Dennis Sullivan
2014 Balzan Prize for Mathematics (pure/applied)
For his major contributions to topology and the theory of dynamical systems, opening new perspectives for generations to come. For his exceptional results in many fields of mathematics, such as topology, geometry, the theory of Kleinian groups, analysis and number theory.

Dennis Sullivan is Professor at the State University of New York at Stony Brook and the City University of New York. He took his doctorate at Princeton, and worked at Warwick, MIT and the Institut des Hautes Études Scientifiques in Paris before returning to the United States.
Sullivan is an exceptional mathematician who has pioneered exciting new areas, in particular, in topology and in dynamics. His contributions have made a major impact and will continue to be exploited by many future generations of mathematicians.
Algebraic topology is the study of topology using algebraic tools. The theory is particularly useful when algebra allows a complete description of topology.
At the beginning of his career, Sullivan was one of the main proponents of (mathematical!) surgery theory. He made a fundamental contribution to the Hauptvermutung, which concerns the different ways of triangulating space. He also obtained a complete classification of simply connected high-dimensional manifolds, for which the homotopy type is known. His article “Genetics of homotopy theory and the Adams conjecture” represents a remarkable step forward.
Later, he developed (along with Quillen) rational homotopy theory, which is one of the mathematical gems of the twentieth century. A purely algebraic structure – Sullivan’s minimal model – makes it possible to completely reconstruct the rational homotopy type of a space. “Infinitesimal computations in topology” is one of the most important texts on algebraic topology in the twentieth century, of similar stature to Poincaré’s seminal paper “Analysis Situs”.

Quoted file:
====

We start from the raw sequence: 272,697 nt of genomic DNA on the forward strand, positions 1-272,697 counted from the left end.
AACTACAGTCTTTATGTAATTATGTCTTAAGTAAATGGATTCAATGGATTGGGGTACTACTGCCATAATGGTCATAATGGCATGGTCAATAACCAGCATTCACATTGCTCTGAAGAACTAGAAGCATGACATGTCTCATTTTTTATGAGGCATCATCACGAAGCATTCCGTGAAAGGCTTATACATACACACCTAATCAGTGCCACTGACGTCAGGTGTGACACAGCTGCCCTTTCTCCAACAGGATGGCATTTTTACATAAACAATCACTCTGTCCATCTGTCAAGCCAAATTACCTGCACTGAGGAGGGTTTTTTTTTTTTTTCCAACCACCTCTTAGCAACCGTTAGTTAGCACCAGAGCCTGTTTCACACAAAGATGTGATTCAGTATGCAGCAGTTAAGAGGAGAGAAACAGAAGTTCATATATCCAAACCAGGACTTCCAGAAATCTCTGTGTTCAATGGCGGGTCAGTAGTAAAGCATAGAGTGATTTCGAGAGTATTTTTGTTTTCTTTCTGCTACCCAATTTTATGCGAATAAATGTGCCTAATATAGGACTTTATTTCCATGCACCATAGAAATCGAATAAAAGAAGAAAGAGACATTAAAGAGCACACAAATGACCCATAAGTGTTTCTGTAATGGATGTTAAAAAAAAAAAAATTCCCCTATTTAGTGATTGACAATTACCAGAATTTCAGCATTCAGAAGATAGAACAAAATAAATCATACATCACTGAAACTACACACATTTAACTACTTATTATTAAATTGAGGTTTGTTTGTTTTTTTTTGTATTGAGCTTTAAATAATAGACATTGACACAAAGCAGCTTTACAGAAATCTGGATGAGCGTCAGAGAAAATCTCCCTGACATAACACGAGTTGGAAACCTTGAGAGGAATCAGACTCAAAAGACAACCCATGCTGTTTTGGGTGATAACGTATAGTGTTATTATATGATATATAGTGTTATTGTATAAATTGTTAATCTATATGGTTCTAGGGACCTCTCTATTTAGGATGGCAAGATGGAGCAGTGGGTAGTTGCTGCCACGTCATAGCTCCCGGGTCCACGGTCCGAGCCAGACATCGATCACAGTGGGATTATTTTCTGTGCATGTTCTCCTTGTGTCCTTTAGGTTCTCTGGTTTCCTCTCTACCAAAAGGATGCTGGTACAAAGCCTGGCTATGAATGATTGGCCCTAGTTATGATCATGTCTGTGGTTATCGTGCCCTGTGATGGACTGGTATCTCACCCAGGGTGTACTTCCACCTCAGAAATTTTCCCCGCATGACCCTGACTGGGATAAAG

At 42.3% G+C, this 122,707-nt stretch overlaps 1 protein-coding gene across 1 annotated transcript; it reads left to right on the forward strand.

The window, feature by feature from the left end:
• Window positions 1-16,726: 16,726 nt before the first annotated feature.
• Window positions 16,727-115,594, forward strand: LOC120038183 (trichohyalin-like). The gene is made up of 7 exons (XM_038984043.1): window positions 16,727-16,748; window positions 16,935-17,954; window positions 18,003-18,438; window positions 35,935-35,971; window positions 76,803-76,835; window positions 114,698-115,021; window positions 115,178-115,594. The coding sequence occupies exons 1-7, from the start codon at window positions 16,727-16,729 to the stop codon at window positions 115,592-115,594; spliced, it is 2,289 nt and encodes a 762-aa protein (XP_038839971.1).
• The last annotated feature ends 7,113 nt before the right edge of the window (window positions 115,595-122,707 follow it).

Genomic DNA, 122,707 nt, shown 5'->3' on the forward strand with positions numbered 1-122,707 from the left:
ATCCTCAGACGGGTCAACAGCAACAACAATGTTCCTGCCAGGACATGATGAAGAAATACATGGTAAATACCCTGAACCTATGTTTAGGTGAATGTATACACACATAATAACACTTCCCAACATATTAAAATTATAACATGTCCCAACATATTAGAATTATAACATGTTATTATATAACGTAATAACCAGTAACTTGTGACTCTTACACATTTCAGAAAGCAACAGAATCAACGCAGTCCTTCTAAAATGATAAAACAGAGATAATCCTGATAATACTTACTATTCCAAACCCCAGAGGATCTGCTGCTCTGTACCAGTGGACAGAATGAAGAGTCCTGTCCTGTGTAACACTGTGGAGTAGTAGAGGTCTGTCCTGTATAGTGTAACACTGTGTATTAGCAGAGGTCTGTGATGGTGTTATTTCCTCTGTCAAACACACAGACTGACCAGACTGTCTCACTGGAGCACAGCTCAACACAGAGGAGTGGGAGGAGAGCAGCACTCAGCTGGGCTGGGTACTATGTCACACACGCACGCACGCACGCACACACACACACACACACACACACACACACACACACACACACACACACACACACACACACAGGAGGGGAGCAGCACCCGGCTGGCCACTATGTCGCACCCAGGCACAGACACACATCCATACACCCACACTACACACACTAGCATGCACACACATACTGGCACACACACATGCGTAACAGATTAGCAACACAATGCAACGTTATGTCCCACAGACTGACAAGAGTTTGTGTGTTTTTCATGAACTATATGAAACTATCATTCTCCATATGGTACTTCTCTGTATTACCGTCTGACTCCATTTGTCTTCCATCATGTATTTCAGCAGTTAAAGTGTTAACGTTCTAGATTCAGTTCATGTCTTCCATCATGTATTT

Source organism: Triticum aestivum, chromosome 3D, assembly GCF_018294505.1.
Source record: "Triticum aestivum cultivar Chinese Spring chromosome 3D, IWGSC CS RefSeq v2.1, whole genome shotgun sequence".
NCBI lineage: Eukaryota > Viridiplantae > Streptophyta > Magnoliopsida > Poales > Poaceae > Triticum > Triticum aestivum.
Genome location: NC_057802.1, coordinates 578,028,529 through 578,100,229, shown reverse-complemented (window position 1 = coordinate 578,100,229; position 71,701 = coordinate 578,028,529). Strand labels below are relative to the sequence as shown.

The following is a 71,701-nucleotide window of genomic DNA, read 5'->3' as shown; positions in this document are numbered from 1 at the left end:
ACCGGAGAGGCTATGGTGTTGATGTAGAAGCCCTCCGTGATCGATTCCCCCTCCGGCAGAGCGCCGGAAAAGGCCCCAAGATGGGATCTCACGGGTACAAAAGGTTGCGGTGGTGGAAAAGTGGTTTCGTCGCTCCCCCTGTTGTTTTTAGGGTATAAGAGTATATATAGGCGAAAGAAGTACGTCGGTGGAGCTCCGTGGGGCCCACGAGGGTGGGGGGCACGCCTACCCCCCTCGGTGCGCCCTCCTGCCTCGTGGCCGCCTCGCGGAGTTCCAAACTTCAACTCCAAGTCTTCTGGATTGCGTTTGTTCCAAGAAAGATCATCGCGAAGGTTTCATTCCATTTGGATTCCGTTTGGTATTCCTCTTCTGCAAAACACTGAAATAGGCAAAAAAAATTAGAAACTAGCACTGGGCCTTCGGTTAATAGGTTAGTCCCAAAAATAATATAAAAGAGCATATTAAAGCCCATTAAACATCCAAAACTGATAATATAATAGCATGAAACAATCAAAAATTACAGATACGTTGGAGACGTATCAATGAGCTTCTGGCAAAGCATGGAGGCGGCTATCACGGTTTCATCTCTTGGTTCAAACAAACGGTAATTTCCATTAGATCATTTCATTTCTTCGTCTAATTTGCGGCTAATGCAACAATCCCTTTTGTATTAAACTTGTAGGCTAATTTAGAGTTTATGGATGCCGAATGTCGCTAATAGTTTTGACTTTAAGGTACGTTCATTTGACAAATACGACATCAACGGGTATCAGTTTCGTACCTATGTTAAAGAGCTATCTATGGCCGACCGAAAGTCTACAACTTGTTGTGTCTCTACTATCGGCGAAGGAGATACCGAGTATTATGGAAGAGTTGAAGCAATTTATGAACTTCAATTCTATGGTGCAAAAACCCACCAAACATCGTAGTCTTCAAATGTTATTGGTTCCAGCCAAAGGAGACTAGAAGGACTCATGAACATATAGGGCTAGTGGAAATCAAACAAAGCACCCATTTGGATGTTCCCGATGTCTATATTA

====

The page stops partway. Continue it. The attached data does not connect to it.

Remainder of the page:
In the second part of his career, Sullivan transformed the theory of dynamical systems. The study of complex dynamics, initiated by Fatou and Julia at the beginning of the twentieth century, had been neglected, until Sullivan applied and developed useful, “quasiconformal” tools from harmonic analysis. The theory was revolutionary. Among his other work on this theme, his “Non wandering theorem” with its magnificent proof is particularly notable.
Sullivan has an overall, unitary vision of mathematics. For example, the concept of The Sullivan Dictionary provides parallels for theories that might seem far apart, for example, the dynamics of rational fractions and Kleinian groups. At the end of the 1970s, the physicists Coullet-Tresser and Feigenbaum conceptualized the phenomenon of universality in the transition towards chaos. Sullivan succeeded in placing the problem in an appropriate context, thanks in particular to analogies with non-Euclidean geometry. The proofs for general forms of the renormalisation conjectures followed the pattern of Sullivan’s universality results on the period doubling cascade.
He is currently working on topological field theory and formalism in string theory. Once again, he is concerned with understanding the nature of space through the power of algebra. For example, with Moira Chas, he developed the field of ‘string topology’. His universal vision of mathematics has led to an interest in fluid dynamics, to which he takes an extremely original approach.
Above and beyond his results and discoveries, Sullivan has a unique talent for animating research and inspiring enthusiasm in young people. Sullivan has discovered vast territories, most of which remain to be explored. His influence on the community of mathematicians has been enormous.
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